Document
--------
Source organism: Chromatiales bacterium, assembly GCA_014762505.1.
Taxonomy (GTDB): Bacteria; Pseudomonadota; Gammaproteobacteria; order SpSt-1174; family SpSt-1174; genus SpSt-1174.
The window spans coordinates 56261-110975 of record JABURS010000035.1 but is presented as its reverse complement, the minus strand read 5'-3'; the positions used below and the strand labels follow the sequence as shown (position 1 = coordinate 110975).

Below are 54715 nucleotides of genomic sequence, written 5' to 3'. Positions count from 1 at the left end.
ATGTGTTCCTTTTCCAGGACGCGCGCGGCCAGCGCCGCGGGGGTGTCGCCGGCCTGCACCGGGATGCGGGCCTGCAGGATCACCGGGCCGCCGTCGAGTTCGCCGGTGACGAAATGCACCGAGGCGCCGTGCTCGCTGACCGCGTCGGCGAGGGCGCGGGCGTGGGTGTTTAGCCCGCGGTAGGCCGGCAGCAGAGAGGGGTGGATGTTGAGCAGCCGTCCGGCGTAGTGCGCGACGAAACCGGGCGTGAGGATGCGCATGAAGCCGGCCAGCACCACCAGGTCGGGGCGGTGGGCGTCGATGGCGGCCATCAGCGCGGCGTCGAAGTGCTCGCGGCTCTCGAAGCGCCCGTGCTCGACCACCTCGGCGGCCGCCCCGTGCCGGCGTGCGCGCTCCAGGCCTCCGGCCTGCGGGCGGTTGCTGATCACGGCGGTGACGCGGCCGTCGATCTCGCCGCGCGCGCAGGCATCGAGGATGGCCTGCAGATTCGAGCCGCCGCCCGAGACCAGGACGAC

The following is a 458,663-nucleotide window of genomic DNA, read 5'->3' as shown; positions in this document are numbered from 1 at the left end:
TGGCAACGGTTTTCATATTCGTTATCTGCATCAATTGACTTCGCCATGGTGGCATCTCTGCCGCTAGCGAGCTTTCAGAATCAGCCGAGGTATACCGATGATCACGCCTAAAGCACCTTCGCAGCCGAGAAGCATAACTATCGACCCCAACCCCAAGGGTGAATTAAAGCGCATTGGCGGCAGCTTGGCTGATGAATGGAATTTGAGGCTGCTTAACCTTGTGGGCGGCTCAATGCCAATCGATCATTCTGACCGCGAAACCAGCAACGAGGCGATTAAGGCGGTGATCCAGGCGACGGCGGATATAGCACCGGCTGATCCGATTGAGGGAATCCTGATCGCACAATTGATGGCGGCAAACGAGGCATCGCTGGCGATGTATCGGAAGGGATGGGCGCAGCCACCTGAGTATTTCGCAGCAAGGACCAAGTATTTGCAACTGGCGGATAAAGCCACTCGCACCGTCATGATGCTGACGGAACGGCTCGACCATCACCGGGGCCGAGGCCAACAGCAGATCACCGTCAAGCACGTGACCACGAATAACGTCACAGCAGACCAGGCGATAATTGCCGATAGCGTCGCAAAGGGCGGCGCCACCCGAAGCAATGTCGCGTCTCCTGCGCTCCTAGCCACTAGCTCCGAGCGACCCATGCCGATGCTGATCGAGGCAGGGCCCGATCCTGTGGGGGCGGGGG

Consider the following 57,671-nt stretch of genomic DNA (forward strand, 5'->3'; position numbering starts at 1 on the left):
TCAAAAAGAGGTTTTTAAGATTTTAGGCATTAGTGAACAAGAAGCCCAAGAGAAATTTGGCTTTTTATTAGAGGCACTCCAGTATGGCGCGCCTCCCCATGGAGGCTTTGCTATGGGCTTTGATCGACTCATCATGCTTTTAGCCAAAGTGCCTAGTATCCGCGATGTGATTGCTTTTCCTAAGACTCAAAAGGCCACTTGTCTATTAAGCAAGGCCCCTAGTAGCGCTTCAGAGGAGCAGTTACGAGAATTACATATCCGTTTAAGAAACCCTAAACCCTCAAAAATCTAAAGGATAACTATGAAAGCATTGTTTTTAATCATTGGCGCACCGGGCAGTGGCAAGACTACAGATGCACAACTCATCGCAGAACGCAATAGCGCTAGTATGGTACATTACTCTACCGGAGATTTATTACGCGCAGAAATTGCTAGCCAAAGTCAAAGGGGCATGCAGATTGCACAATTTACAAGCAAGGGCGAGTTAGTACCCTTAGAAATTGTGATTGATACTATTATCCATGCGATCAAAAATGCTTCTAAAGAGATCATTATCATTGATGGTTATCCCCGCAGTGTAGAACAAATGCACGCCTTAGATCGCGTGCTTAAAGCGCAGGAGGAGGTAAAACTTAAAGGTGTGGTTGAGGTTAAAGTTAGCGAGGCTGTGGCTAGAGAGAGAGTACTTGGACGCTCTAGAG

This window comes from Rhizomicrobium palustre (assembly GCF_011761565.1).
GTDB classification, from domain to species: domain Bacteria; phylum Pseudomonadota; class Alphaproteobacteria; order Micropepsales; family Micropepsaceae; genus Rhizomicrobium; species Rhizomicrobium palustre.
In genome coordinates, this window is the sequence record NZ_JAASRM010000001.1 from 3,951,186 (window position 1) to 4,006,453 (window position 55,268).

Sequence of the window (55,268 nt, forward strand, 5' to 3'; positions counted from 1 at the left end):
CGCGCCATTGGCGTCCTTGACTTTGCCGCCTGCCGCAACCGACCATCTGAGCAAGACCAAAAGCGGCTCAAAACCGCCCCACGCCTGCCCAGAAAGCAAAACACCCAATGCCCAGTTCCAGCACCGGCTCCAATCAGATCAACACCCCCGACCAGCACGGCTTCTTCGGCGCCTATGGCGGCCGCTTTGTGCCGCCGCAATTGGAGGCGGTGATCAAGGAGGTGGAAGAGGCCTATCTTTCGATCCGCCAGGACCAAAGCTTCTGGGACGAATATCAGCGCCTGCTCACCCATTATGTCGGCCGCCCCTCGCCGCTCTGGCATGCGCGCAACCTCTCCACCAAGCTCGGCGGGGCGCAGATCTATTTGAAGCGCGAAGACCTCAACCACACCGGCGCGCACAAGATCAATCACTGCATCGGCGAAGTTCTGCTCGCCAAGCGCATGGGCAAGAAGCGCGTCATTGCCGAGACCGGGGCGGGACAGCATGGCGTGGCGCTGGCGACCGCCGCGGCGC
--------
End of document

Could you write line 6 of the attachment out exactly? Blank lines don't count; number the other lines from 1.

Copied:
The following is a 458,663-nucleotide window of genomic DNA, read 5'->3' as shown; positions in this document are numbered from 1 at the left end: